Logan heads to the Big Easy to find his lost love and pick a fight with Gambit.
Way back in November IGN was among a group of media outlets invited to Stitcher Radio’s New York studios for a roundtable discussion with the cast and producers of the upcoming scripted podcast Wolverine: The Lost Trail, the sophomore follow-up to the internet radio company’s well-regarded 2018 collaboration with Marvel, Wolverine: The Long Night.
The Long Night, the series’ first season, was primarily told from the perspective of two Men in Black-style government agents as they interviewed civilians and teamed with local law enforcement to track down a mysterious loner named Logan who happened to appear in the small fishing town of Burns, Alaska, just as a series of grisly murders began to unfold. Logan himself, played by Richard Armitage (The Hobbit films’ Thorin Oakenshield), was barely heard from in many of the 10 episodes comprising Season 1, but that won’t be the case in Season 2. In the Lost Trail, the story is set to be viewed — or rather, heard — from Logan’s perspective, following him on his journey through a locale that was only hinted at in the first season.
According to series newcomer Rodney Henry, who plays Logan’s sidekick Marcus in the second series, “It’s not like Season 1 where we’re following this mysterious path of Logan in Burns and he’s trying to find out what’s going on.” It’s more of an odd couple pairing, Henry said, of “a kid from New Orleans and my mutant friend.”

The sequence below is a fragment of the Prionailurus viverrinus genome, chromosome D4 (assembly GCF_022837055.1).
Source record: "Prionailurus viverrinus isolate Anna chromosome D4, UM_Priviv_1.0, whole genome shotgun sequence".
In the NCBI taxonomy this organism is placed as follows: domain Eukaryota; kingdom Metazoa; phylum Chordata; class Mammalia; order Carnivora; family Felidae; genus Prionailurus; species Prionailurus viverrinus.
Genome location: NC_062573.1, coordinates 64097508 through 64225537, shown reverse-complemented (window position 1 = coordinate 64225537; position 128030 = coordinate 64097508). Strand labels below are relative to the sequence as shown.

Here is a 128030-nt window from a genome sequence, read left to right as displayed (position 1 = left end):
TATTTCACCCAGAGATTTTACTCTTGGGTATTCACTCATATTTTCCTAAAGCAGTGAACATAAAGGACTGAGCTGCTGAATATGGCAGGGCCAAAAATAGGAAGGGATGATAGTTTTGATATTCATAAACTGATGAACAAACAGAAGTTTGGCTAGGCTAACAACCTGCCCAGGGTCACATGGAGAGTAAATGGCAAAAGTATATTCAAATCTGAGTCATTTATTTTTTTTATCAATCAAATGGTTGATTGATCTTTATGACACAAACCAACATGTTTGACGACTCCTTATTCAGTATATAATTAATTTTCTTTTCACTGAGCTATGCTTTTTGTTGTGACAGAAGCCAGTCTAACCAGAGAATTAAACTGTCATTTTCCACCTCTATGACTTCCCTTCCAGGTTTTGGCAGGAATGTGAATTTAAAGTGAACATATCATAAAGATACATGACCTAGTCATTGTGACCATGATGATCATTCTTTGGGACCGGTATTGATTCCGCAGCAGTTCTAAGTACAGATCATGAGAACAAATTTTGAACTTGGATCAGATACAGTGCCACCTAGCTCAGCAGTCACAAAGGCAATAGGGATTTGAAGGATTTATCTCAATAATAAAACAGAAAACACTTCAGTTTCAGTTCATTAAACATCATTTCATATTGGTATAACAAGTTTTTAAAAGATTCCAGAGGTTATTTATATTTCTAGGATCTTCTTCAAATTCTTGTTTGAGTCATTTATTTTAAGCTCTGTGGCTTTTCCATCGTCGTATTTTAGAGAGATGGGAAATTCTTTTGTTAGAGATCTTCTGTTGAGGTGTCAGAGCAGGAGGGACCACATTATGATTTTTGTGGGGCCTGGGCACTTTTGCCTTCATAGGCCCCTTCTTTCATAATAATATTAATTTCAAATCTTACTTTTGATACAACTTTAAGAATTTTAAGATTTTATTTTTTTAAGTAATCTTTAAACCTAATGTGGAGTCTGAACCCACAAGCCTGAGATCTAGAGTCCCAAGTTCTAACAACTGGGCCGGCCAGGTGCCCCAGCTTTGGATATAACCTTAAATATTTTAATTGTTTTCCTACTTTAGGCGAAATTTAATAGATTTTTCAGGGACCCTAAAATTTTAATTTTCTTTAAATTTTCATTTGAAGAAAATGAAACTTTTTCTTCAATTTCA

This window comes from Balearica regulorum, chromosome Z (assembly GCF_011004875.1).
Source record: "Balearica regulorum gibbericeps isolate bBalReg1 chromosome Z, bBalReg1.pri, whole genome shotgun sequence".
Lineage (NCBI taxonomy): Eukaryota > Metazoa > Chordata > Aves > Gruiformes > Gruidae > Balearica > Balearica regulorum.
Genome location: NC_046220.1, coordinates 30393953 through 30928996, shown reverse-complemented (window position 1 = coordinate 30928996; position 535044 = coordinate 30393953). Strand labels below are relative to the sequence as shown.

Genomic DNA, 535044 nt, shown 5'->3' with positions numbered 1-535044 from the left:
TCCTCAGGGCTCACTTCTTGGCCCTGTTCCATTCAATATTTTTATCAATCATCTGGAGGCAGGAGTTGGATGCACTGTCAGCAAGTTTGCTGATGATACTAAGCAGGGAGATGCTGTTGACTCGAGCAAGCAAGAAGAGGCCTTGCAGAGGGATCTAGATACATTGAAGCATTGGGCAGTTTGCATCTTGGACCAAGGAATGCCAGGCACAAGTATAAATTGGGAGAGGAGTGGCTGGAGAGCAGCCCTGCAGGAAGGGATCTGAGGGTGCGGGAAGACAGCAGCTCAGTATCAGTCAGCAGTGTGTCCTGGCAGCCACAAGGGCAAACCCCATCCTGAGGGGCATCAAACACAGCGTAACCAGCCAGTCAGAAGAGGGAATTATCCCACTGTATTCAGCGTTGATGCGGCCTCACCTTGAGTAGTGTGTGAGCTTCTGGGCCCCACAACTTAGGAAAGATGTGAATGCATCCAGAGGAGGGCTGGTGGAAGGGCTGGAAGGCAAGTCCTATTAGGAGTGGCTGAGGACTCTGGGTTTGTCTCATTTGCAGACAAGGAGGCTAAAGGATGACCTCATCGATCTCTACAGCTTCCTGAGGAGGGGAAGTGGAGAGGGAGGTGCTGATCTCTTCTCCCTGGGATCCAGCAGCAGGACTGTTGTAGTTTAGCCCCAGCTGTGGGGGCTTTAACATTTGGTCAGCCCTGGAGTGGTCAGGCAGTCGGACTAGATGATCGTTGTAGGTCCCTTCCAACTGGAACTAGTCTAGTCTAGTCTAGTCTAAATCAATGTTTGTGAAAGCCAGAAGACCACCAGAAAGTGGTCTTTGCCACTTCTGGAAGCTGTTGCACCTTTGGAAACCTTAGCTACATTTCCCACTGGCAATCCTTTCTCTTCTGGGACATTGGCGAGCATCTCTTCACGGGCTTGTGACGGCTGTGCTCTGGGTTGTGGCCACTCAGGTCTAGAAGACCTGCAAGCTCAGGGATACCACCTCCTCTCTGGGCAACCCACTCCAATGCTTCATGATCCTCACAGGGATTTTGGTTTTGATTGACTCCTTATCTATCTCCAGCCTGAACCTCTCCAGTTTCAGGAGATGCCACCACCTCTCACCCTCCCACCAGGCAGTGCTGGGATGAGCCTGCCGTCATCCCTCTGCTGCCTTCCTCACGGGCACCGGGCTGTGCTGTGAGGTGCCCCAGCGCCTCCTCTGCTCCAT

Season 2 will be set primarily in Marcus’ home town of New Orleans, where Logan is searching for a woman from his past named Maureen, who he had a habit of leaving drunken voicemails for in the first season.
Armitage said of Maureen, “I think she makes him human, not an animal. When we go into certain flashbacks of life as he starts to piece together these memories, it is a very romantic story. It’s a Logan I don’t recognize and I hadn’t seen before.”
Maureen will be played by Rachael Holmes, who described the backdrop of New Orleans as “hauntingly beautiful.” “There’s a mysticism there,” she said, “that’s terrifying and you’re rapt by it at the same time.” The cast made multiple references to the unique brand of folk magic ingrained in the area, possibly suggesting Season 2 would continue Season 1’s foray into the paranormal, using the “old magic” of New Orleans in place of the first season’s supernatural doomsday cult.
Other new additions to the cast include veteran character actor Bill Irwin, as the villainous mutant Jason Wyngarde, and Bill Heck, who provides the voice for the much-anticipated debut of Remy LeBeau, AKA Gambit, in the Wolverine radio universe. (Wolverse? Wolveradio?) Blair Brown (Orange Is the New Black) also joins the show as Bonnie.
While the first season featured few, if any, mutants other than Logan, the larger mutant world figures more prominently in The Lost Trail. According to Irwin, Wyngarde’s role is tied to the concept of mutant identity and, specifically, “making the case for the superiority of the mutant strain,” which sounds similar to positions taken by other mutant X-foes over the years. Armitage hinted that Wyngarde’s powers allow him to create something like tactile illusions. “I think he’s one of the most incredible character creations,” Armitage said. “Just this idea of somebody that can manipulate the mind of somebody to believe something that isn’t true, in the absolute, physical here and now.”
The cast was fairly tight-lipped about how Gambit will factor into the story — to quote Heck, “Stay tuned for what’s in the season…” — but as the only existing Marvel character to appear in the series besides Logan, it seems safe to say he’ll be an important piece of the puzzle. Armitage did say of his relationship with the Ragin’ Cajun, “We’re kind of old comrades, really. There’s history there, they know each other. But it’s hard for Logan to know any of this because his mind keeps getting wiped. Any old joker could turn up and say, ‘Yeah, we’re old friends!’”